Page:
In November 1616, the Privy Council affirmed that commissions of sewers could build new drainage works, levy taxes generally on entire communities, and imprison anyone who proved to be obstinately disobedient, all without fear of being sued in a common law court. The councilors reasoned that if the commissioners were to combat the worsening floods ...

Part II. Drainage Projects, Violent Resistance, and State Building

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5. Draining the Hatfield Level, 1625–1636

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pp. 141-178

In the early afternoon on Wednesday, 13 August 1628, an English laborer named John Kitchen was walking to the village of Haxey in Lincolnshire. Kitchen worked for Cornelius Vermuyden (1590–1677), the Dutch land drainer and projector commissioned by King Charles I to drain the fenlands that spanned several royal estates in the area, ...

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6. The First Great Level Drainage, 1630–1642

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pp. 179-216

In 1620 or so, an anonymous fenland commentator offered a scathing critique of the would-be Great Level drainage projectors, Sir William Ayloffe and Sir Anthony Thomas. Rather than criticizing the details of their proposed project, which they had refused to reveal, he attacked the very notion of “the keeping dry of all fens winter and summer,” ...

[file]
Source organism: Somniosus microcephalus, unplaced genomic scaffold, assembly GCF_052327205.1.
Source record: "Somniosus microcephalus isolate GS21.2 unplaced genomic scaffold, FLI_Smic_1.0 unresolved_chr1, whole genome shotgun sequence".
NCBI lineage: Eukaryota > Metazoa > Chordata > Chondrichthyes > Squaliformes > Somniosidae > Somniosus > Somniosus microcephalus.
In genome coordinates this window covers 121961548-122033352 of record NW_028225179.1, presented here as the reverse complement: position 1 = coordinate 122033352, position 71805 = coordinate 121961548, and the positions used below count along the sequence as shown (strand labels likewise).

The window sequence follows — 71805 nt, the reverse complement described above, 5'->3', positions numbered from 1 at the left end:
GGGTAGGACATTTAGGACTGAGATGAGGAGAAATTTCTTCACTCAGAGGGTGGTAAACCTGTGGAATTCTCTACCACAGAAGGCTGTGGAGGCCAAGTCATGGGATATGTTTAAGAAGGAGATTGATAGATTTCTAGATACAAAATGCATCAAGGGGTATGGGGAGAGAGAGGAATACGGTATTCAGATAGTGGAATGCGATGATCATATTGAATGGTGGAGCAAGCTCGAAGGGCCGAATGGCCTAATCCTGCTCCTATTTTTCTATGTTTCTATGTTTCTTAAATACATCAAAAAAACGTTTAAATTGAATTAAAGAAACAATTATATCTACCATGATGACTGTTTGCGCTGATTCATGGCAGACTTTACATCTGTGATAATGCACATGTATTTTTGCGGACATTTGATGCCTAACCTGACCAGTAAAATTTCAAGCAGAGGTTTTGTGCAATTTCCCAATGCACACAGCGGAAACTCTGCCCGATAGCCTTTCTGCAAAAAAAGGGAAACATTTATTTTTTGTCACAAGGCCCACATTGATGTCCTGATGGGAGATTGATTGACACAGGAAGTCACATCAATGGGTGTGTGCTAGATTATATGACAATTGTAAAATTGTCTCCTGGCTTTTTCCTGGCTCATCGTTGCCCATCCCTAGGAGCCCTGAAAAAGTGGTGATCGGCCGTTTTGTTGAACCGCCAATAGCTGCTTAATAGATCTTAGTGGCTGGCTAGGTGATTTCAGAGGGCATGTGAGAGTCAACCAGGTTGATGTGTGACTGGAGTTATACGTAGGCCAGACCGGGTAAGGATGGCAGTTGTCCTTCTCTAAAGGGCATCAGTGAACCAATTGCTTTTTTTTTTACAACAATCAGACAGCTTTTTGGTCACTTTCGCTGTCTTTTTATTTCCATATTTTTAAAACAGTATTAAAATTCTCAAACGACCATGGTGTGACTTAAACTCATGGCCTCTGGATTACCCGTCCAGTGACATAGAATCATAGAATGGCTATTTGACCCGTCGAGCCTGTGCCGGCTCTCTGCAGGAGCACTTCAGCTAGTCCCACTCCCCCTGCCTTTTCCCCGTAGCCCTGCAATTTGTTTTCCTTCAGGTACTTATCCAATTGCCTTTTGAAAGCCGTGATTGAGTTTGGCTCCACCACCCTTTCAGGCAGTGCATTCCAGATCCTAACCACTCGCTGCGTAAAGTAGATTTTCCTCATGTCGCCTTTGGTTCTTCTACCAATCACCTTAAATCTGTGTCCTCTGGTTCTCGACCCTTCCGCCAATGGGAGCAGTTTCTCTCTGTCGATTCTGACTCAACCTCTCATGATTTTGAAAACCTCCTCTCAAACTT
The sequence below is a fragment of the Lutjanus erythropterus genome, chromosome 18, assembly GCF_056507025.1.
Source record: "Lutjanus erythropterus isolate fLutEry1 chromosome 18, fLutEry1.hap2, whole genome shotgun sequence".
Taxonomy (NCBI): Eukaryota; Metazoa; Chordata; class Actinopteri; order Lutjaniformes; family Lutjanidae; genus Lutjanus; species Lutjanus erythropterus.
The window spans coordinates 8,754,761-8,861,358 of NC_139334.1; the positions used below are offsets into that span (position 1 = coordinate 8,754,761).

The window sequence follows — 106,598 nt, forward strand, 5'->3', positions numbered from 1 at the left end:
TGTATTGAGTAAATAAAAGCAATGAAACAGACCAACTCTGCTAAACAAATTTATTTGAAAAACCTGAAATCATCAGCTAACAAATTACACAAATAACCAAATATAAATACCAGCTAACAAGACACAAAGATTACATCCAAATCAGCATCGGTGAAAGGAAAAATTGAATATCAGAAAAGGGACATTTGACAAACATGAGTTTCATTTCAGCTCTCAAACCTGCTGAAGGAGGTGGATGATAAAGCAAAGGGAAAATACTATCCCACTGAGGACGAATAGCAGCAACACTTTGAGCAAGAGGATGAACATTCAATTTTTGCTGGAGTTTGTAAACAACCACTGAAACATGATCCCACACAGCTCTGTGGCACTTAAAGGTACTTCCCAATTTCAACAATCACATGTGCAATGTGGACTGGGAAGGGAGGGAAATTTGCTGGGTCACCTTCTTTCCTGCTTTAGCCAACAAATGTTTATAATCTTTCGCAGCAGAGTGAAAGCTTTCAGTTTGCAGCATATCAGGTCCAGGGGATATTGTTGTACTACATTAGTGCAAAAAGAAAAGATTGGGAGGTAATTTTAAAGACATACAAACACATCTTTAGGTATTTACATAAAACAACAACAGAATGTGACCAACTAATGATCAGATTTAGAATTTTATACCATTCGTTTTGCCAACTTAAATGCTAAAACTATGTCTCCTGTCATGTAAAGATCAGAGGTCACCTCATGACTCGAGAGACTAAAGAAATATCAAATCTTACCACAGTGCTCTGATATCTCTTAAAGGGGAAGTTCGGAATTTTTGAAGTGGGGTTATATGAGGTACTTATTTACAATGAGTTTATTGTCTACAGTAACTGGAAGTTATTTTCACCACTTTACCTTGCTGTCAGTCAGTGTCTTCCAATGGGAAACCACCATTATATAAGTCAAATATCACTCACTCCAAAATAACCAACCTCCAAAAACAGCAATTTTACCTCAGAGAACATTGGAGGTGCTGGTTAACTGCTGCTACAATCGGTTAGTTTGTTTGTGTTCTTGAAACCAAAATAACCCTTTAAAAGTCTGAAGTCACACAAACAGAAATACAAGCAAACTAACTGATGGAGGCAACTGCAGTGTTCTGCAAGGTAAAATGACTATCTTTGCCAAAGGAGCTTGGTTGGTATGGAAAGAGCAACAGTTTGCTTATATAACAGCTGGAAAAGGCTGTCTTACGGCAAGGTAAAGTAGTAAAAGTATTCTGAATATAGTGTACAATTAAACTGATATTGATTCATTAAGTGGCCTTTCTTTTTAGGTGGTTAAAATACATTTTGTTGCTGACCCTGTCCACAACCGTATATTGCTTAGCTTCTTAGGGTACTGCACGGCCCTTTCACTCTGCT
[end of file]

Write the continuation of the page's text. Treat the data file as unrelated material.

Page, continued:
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7. Riot, Civil War, and Popular Politics in the Hatfield Level, 1640–1656

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pp. 217-248

The manor of Epworth saw considerable unrest throughout the English Civil War and the Interregnum. The chief manor in the Isle of Axholme in northern Lincolnshire, Epworth had been a hotbed of anti-drainage sentiment ever since Sir Cornelius Vermuyden and his fellow Participants had drained the Hatfield Level and taken possession of 7,400 acres of their common waste, ...

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8. The Second Great Level Drainage, 1649–1656

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pp. 249-297

In 1658, the mathematician and surveyor Jonas Moore published A Mapp of ye Great Levell of ye Fenns.1 Moore was the principal surveyor employed by the group of investors who had succeeded at last in draining the area in question, commonly referred to as the Adventurers, and they had commissioned him “to survey the Great Level of the fens ...

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Epilogue. The Once and Future Fens: Unintended Consequences in an Artificial Landscape

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pp. 298-314

In May 1657, shortly after the Adventurers in the Great Level project had commissioned him to produce a learned history of land drainage in England as a monument to the company’s triumph in the Fens, William Dugdale embarked on a personal tour of the region he was to write about. His itinerary took him throughout the Great Level and the Hatfield Level, ...

Abbreviations

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pp. 315-316

Notes

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pp. 317-366

Glossary

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pp. 367-368

Bibliography

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pp. 369-386

Index

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pp. 387-398